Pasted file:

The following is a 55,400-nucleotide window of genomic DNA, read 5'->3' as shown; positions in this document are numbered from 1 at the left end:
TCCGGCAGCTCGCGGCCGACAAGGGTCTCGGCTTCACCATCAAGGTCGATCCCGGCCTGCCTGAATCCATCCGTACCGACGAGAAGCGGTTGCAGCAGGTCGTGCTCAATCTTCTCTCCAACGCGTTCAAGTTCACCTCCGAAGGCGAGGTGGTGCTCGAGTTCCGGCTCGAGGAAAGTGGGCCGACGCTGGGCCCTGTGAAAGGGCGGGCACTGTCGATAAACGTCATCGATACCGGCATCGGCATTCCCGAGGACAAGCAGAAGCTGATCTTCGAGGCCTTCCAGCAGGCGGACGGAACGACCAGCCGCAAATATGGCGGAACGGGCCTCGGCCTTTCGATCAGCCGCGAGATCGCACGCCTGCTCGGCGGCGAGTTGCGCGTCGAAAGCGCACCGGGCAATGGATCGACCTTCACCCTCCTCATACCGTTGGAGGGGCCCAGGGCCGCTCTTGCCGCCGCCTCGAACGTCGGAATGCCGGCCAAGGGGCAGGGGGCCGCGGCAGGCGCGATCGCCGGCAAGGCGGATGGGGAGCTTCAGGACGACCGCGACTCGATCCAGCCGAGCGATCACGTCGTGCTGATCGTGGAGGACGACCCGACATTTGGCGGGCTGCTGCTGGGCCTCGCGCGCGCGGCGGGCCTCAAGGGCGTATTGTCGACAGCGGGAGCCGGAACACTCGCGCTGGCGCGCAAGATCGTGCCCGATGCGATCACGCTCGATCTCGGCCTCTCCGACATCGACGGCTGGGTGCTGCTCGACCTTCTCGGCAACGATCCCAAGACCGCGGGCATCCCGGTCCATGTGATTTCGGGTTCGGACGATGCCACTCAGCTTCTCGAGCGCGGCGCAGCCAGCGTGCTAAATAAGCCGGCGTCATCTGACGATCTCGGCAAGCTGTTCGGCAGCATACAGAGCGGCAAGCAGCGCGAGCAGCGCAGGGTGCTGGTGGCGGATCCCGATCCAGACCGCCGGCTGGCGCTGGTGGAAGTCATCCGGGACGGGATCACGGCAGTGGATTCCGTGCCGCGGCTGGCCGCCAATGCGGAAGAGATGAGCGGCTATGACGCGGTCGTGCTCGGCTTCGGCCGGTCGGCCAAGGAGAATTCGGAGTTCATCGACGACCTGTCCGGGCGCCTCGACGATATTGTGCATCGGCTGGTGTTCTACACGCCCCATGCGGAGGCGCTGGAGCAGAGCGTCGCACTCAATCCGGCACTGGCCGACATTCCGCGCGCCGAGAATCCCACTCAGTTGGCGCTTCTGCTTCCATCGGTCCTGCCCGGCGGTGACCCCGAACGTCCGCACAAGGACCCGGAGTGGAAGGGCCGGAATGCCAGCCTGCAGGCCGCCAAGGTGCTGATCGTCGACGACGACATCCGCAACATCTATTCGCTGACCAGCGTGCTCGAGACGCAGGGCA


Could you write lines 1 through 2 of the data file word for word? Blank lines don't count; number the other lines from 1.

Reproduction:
The following is a 55,400-nucleotide window of genomic DNA, read 5'->3' as shown; positions in this document are numbered from 1 at the left end:
TCCGGCAGCTCGCGGCCGACAAGGGTCTCGGCTTCACCATCAAGGTCGATCCCGGCCTGCCTGAATCCATCCGTACCGACGAGAAGCGGTTGCAGCAGGTCGTGCTCAATCTTCTCTCCAACGCGTTCAAGTTCACCTCCGAAGGCGAGGTGGTGCTCGAGTTCCGGCTCGAGGAAAGTGGGCCGACGCTGGGCCCTGTGAAAGGGCGGGCACTGTCGATAAACGTCATCGATACCGGCATCGGCATTCCCGAGGACAAGCAGAAGCTGATCTTCGAGGCCTTCCAGCAGGCGGACGGAACGACCAGCCGCAAATATGGCGGAACGGGCCTCGGCCTTTCGATCAGCCGCGAGATCGCACGCCTGCTCGGCGGCGAGTTGCGCGTCGAAAGCGCACCGGGCAATGGATCGACCTTCACCCTCCTCATACCGTTGGAGGGGCCCAGGGCCGCTCTTGCCGCCGCCTCGAACGTCGGAATGCCGGCCAAGGGGCAGGGGGCCGCGGCAGGCGCGATCGCCGGCAAGGCGGATGGGGAGCTTCAGGACGACCGCGACTCGATCCAGCCGAGCGATCACGTCGTGCTGATCGTGGAGGACGACCCGACATTTGGCGGGCTGCTGCTGGGCCTCGCGCGCGCGGCGGGCCTCAAGGGCGTATTGTCGACAGCGGGAGCCGGAACACTCGCGCTGGCGCGCAAGATCGTGCCCGATGCGATCACGCTCGATCTCGGCCTCTCCGACATCGACGGCTGGGTGCTGCTCGACCTTCTCGGCAACGATCCCAAGACCGCGGGCATCCCGGTCCATGTGATTTCGGGTTCGGACGATGCCACTCAGCTTCTCGAGCGCGGCGCAGCCAGCGTGCTAAATAAGCCGGCGTCATCTGACGATCTCGGCAAGCTGTTCGGCAGCATACAGAGCGGCAAGCAGCGCGAGCAGCGCAGGGTGCTGGTGGCGGATCCCGATCCAGACCGCCGGCTGGCGCTGGTGGAAGTCATCCGGGACGGGATCACGGCAGTGGATTCCGTGCCGCGGCTGGCCGCCAATGCGGAAGAGATGAGCGGCTATGACGCGGTCGTGCTCGGCTTCGGCCGGTCGGCCAAGGAGAATTCGGAGTTCATCGACGACCTGTCCGGGCGCCTCGACGATATTGTGCATCGGCTGGTGTTCTACACGCCCCATGCGGAGGCGCTGGAGCAGAGCGTCGCACTCAATCCGGCACTGGCCGACATTCCGCGCGCCGAGAATCCCACTCAGTTGGCGCTTCTGCTTCCATCGGTCCTGCCCGGCGGTGACCCCGAACGTCCGCACAAGGACCCGGAGTGGAAGGGCCGGAATGCCAGCCTGCAGGCCGCCAAGGTGCTGATCGTCGACGACGACATCCGCAACATCTATTCGCTGACCAGCGTGCTCGAGACGCAGGGCA